Facebook AI Research – Machine Intelligence Roadmap


The development of intelligent machines is one of the biggest unsolved challenges in computer science. In this paper, we propose some fundamental properties these machines should have, focusing in particular on communication and learning. We discuss a simple environment that could be used to incrementally teach a machine the basics of natural-language-based communication, as a prerequisite to more complex interaction with human users. We also present some conjectures on the sort of algorithms the machine should support in order to profitably learn from the environment.

Tomas Mikolov, Armand Joulin, Marco Baroni
Facebook AI Research

1 Introduction

A machine capable of performing complex tasks without requiring laborious programming would be tremendously useful in almost any human endeavour, from performing menial jobs for us to helping the advancement of basic and applied research. Given the current availability of powerful hardware and large amounts of machine-readable data, as well as the widespread interest in sophisticated machine learning methods, the times should be ripe for the development of intelligent machines.

We think that one fundamental reasons for this is that, since “solving AI” at once seems too complex a task to be pursued all at once, the computational community has preferred to focus, in the last decades, on solving relatively narrow empirical problems that are important for specific applications, but do not address the overarching goal of developing general-purpose intelligent machines.

In this article, we propose an alternative approach: we first define the general characteristics we think intelligent machines should possess, and then we present a concrete roadmap to develop them in realistic, small steps, that are however incrementally structured in such a way that, jointly, they should lead us close to the ultimate goal of implementing a powerful AI. We realise that our vision of artificial intelligence and how to create it is just one among many. We focus here on a plan that, we hope, will lead to genuine progress, without by this implying that there are not other valid approaches to the task.

The article is structured as follows. In Section 2 we indicate the two fundamental characteristics that we consider crucial for developing intelligence– at least the sort of intelligence we are interested in–namely communication and learning. Our goal is to build a machine that can learn new concepts through communication at a similar rate as a human with similar prior knowledge. That is, if one can easily learn how subtraction works after mastering addition, the intelligent machine, after grasping the concept of addition, should not find it difficult to learn subtraction as well.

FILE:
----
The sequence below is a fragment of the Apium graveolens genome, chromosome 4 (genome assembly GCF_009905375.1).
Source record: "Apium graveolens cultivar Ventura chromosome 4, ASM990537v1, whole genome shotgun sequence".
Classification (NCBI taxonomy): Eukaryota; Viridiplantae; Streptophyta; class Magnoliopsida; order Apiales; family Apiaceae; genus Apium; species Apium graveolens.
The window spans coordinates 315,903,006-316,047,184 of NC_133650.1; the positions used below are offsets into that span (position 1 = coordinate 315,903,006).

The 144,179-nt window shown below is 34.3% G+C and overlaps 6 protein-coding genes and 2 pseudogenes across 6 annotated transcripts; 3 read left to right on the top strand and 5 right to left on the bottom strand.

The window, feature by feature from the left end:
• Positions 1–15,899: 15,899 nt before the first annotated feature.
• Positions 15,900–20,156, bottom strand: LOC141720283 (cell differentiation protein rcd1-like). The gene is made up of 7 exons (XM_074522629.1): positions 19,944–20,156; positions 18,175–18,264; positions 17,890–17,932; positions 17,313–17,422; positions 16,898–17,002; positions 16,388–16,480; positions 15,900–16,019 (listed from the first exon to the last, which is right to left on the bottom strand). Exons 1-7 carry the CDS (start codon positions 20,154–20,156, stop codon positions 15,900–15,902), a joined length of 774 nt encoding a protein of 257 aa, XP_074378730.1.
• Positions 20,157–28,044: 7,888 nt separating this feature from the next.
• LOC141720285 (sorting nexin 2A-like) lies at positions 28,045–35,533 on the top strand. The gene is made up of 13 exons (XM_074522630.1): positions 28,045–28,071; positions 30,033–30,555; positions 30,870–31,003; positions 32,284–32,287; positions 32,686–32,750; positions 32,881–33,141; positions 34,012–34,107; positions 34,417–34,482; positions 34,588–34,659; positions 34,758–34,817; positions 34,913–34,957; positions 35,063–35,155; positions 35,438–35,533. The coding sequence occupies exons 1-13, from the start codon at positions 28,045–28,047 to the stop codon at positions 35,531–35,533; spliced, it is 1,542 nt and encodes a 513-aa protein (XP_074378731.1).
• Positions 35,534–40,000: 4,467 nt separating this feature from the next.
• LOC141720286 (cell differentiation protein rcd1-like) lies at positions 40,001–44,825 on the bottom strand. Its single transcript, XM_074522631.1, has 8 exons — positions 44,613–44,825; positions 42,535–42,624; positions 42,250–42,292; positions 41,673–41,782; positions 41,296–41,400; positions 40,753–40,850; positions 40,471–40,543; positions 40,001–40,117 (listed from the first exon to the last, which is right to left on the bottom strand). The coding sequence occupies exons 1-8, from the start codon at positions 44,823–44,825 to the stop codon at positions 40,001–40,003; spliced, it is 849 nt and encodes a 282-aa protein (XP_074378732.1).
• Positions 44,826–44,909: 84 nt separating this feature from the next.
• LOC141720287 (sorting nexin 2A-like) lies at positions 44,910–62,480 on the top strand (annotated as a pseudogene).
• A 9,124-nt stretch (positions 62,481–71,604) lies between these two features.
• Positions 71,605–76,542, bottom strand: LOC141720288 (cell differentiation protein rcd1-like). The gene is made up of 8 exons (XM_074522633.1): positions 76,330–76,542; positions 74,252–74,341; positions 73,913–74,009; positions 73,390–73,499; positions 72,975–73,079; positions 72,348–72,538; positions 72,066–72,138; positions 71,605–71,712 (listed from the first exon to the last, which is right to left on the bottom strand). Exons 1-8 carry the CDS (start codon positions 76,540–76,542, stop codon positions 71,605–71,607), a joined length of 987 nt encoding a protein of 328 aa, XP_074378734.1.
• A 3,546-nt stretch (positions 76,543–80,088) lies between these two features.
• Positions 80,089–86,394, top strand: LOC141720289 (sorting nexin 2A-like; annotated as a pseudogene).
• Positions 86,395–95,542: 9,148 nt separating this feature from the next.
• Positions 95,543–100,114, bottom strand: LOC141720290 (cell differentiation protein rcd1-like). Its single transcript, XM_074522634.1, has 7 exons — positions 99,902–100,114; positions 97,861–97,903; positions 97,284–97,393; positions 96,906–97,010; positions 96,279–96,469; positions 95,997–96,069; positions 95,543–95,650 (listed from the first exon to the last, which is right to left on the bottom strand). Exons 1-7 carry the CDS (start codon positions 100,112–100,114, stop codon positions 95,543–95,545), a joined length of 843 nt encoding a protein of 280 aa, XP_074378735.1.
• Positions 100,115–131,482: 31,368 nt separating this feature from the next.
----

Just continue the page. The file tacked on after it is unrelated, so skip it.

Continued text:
Since, as we said, achieving the long-term goal of building an intelligent machine equipped with the desired features at once seems too difficult, we need to define intermediate targets that can lead us in the right direction. We specify such targets in terms of simplified but self-contained versions of the final machine we want to develop. Our plan is to “educate” the target machine like a child: At any time in its development, the target machine should act like a stand-alone intelligent system, albeit one that will be initially very limited in what it can do. The bulk of our proposal (Section 3) thus consists in the plan for an interactive learning environment fostering the incremental development of progressively more intelligent behaviour.

Section 4 briefly discusses some of the algorithmic capabilities we think a machine should possess in order to profitably exploit the learning environment. Finally, Section 5 situates our proposal in the broader context of past and current attempts to develop intelligent machines.

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Alternative structures for character-level RNNs


Recurrent neural networks are convenient and efficient models for language modeling. However, when applied on the level of characters instead of words, they suffer from several problems. In order to successfully model long-term dependencies, the hidden representation needs to be large. This in turn implies higher computational costs, which can become prohibitive in practice. We propose two alternative structural modifications to the classical RNN model. The first one consists on conditioning the character level representation on the previous word representation. The other one uses the character history to condition the output probability. We evaluate the performance of the two proposed modifications on challenging, multi-lingual real world data.

Piotr Bojanowski ∗
Paris, France

Armand Joulin and Tomas Mikolov
Facebook AI Research
New York, NY, USA

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